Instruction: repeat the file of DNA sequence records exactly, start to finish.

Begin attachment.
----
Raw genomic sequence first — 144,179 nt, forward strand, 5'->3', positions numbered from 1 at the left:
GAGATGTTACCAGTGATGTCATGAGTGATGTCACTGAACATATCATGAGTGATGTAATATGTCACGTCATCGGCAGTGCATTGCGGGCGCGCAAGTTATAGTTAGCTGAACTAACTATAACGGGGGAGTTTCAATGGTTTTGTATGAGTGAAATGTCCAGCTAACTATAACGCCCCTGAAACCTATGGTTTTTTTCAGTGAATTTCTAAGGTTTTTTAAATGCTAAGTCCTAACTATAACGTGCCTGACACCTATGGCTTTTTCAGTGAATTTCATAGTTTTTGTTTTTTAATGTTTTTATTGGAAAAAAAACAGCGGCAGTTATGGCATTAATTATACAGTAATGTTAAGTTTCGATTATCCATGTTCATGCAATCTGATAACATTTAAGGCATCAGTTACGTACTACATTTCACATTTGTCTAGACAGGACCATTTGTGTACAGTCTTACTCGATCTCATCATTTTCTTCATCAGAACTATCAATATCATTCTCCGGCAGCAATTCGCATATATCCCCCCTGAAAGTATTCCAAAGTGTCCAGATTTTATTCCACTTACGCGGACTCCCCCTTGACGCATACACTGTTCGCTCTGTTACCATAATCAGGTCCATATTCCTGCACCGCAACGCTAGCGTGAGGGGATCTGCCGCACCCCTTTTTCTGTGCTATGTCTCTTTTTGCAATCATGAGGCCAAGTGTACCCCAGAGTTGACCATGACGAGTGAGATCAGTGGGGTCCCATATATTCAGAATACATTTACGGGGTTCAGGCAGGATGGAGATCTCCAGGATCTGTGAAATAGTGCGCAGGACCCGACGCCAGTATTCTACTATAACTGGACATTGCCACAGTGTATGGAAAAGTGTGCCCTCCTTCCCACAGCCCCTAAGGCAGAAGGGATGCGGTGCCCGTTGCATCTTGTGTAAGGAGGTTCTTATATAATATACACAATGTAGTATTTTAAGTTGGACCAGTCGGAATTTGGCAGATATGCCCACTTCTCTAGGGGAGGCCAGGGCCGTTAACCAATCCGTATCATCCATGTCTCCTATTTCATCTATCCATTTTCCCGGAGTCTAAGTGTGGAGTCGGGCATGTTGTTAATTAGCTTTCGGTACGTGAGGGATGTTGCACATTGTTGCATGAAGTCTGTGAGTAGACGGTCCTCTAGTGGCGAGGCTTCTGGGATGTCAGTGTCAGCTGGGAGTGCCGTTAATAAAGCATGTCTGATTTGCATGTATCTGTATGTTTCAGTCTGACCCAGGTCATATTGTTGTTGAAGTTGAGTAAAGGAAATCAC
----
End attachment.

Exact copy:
Raw genomic sequence first — 144,179 nt, forward strand, 5'->3', positions numbered from 1 at the left:
GAGATGTTACCAGTGATGTCATGAGTGATGTCACTGAACATATCATGAGTGATGTAATATGTCACGTCATCGGCAGTGCATTGCGGGCGCGCAAGTTATAGTTAGCTGAACTAACTATAACGGGGGAGTTTCAATGGTTTTGTATGAGTGAAATGTCCAGCTAACTATAACGCCCCTGAAACCTATGGTTTTTTTCAGTGAATTTCTAAGGTTTTTTAAATGCTAAGTCCTAACTATAACGTGCCTGACACCTATGGCTTTTTCAGTGAATTTCATAGTTTTTGTTTTTTAATGTTTTTATTGGAAAAAAAACAGCGGCAGTTATGGCATTAATTATACAGTAATGTTAAGTTTCGATTATCCATGTTCATGCAATCTGATAACATTTAAGGCATCAGTTACGTACTACATTTCACATTTGTCTAGACAGGACCATTTGTGTACAGTCTTACTCGATCTCATCATTTTCTTCATCAGAACTATCAATATCATTCTCCGGCAGCAATTCGCATATATCCCCCCTGAAAGTATTCCAAAGTGTCCAGATTTTATTCCACTTACGCGGACTCCCCCTTGACGCATACACTGTTCGCTCTGTTACCATAATCAGGTCCATATTCCTGCACCGCAACGCTAGCGTGAGGGGATCTGCCGCACCCCTTTTTCTGTGCTATGTCTCTTTTTGCAATCATGAGGCCAAGTGTACCCCAGAGTTGACCATGACGAGTGAGATCAGTGGGGTCCCATATATTCAGAATACATTTACGGGGTTCAGGCAGGATGGAGATCTCCAGGATCTGTGAAATAGTGCGCAGGACCCGACGCCAGTATTCTACTATAACTGGACATTGCCACAGTGTATGGAAAAGTGTGCCCTCCTTCCCACAGCCCCTAAGGCAGAAGGGATGCGGTGCCCGTTGCATCTTGTGTAAGGAGGTTCTTATATAATATACACAATGTAGTATTTTAAGTTGGACCAGTCGGAATTTGGCAGATATGCCCACTTCTCTAGGGGAGGCCAGGGCCGTTAACCAATCCGTATCATCCATGTCTCCTATTTCATCTATCCATTTTCCCGGAGTCTAAGTGTGGAGTCGGGCATGTTGTTAATTAGCTTTCGGTACGTGAGGGATGTTGCACATTGTTGCATGAAGTCTGTGAGTAGACGGTCCTCTAGTGGCGAGGCTTCTGGGATGTCAGTGTCAGCTGGGAGTGCCGTTAATAAAGCATGTCTGATTTGCATGTATCTGTATGTTTCAGTCTGACCCAGGTCATATTGTTGTTGAAGTTGAGTAAAGGAAATCAC